The Middle East, Part IV

You are right, Paul, that what sticks in my craw is the grunt level.

We expect soldiers to follow the rules. When they don’t, we prosecute them, difficult as that prosecution is. The famous line in Apocalypse Now! puts it well: like giving speeding tickets at the Indy 500.

Val says on another thread that weapons are evil, and the more people they kill the more evil they are. I suppose that’s so until you are in a spot where you need a weapon.

The immorality of war in general is a position with which I tend to agree and so I’m not likely to go after Val about her position that, taken to it’s logical end, she thinks would lead to peace and I think would lead to hand-to-hand combat or flint knives.

You are right that in leadership I think there is moral equivalence.

But we don’t yet call a soldier a criminal for being a soldier. That may be a consummation devoutly to be wish’d, but that’s not the deal.

However, we also don’t reward soldiers for body count without regard to the identity of the bodies. We cling to the fiction that war is only between soldiers, and sometimes fictions are good things. When kids are killed, it better be an accident because if it’s not an accident it’s a crime. Unless you are a terrorist, in which case, for example, that husband and wife team who wore bombs into a wedding celebration in an American owned hotel in Jordan were doing the right thing. Not.

Steve Russell

Israel is a democracy. All citizens have the vote. Way back Arab Israelis used to vote mainly for the Labor party, which was like a Tammany Hall for them in providing some services. The 2 Communist members of the Knesset were Arab. Nowadays Israeli Arabs have their own political parties and are represented in the Knesset. Israeli Arabs lived under martial law until 1966. IA’s are not liable to the 3 year military draft, although Druze serve in the military.

City-dwelling haredim are a large percentage of the population of Israel, around 15%. (IA’s around 17%). They are overrepresented in the Knesset because they massively cheat in every election through multiple voting and voting the graveyard. Like in the US, the election boards consist of locals. So although observers from all paries are permitted to watch the voting, it is impossible for them to prevent black suited men with hats and beards from going from one precinct to the next to vote multiple times, presenting their voting credentials to the vote clerks who are likewise black suited men with hats and beards in on the scam. Like the IA’s, the haredim do not do military service. They are much resented by the Israeli majority as the welfare cheats that they are. Although they have enormous families, there is a considerable continual defection from their ranks by young adults who opt for a secular life.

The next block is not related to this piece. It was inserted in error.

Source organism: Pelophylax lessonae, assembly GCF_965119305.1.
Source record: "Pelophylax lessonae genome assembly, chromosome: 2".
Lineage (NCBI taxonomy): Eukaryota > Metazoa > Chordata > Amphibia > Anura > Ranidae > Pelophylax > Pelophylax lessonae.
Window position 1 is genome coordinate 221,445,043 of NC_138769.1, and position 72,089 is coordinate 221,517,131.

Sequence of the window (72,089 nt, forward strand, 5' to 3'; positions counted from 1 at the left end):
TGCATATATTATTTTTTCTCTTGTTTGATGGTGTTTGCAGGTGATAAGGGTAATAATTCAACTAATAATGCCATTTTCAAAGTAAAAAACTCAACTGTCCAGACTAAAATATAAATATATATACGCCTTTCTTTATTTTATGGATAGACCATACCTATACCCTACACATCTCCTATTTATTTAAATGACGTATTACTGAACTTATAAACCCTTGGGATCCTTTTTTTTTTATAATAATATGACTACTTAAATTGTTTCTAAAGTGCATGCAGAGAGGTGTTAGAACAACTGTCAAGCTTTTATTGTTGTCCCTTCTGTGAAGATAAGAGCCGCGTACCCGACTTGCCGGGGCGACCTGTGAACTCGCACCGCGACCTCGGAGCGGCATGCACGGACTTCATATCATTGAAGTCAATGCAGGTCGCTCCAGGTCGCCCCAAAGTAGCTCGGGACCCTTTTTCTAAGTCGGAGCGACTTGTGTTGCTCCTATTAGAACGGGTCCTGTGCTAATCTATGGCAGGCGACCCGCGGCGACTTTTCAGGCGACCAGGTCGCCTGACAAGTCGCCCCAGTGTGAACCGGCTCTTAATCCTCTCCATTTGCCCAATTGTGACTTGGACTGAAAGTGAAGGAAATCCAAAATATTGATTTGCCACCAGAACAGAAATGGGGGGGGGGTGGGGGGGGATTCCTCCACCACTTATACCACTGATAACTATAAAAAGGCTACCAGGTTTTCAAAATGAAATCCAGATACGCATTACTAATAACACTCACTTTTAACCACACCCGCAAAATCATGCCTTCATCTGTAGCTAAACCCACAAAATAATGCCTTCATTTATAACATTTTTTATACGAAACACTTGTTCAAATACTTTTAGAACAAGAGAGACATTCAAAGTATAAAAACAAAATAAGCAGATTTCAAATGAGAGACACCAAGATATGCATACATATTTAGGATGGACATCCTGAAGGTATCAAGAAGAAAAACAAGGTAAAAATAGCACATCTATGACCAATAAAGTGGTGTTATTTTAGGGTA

Democraphics are everything. IA’s were dismayed as 1 million plus Russians poured into the country after the dissolution of the USSR and they saw their percentage of the population drop considerably. As for “the right of return” of the 1948 Arabs, ha ha ha. That is non-negotiable.

To call Israel a theocracy is PREPOSTEROUS. All religions there practice their cults publicly in churches, mosques and synogogues. Unfortunately for Jewish Israelis, legal marriage in Israel for them must fulfill Orthodox Jewish requirements. That is why sometimes secular Jewish Israelis are forced to fly to Cyprus to get married; foreign marriages are eo facto legal in Israel. The law for jews marrying of course does not apply to Christians, Moslems or Druze.

The West Bank settlers number around 300,000 (I am not up on this statistic). That is around 6% of the 5 million Jewish Israelis. A majority of Jewish Israelis are in favor of evacuating most of the West Bank settlements. That is why they voted for Olmert who succeeded Sharon who evacuated the settlements in Gaza.

As I have averred in a previous post, not taking Ben Gurion’s advice in 1967 to return the West Bank and Gaza to Jordan and Egypt which had seized them in 1948 was an egregious error.

I am not trying to do a core dump on the subject. There are many thousands of factoids which would have to come together to form the mosaic of having any kind of informed opinion about Zionism/Israel. With the factoids I have presented here I am merely trying to belie David H’s simplistic and uninformed opinions about Israel. As for Alan P, who has gone deeply, perhaps obsessively into the subject, his opinions about Israel’s perfidy, which he believes are proved by such evidence as Herzl’s diary entry, come from the realm where conspiracies are infallible and explain everything.

Mike Eisenstadt

Let’s not reduce this to a discussion of the meaning of the word “theocracy”. Israel identifies itself to the world as the homeland of the Jews. To establish such a homeland was the core rationale for Zionism. Israel is a nation where Jews have unique privileges. Any Jew can move to Israel and become a citizen. Not so with others. Property rights that produce housing segregation for Jews are recognized in Israeli law. The wall of separation is being built to preserve a Jewish majority within it. What is preposterous is to claim that it is a pure secular democracy where everyone has equal rights. That takes blinders.

Meanwhile, let us return to a few questions I raised earlier: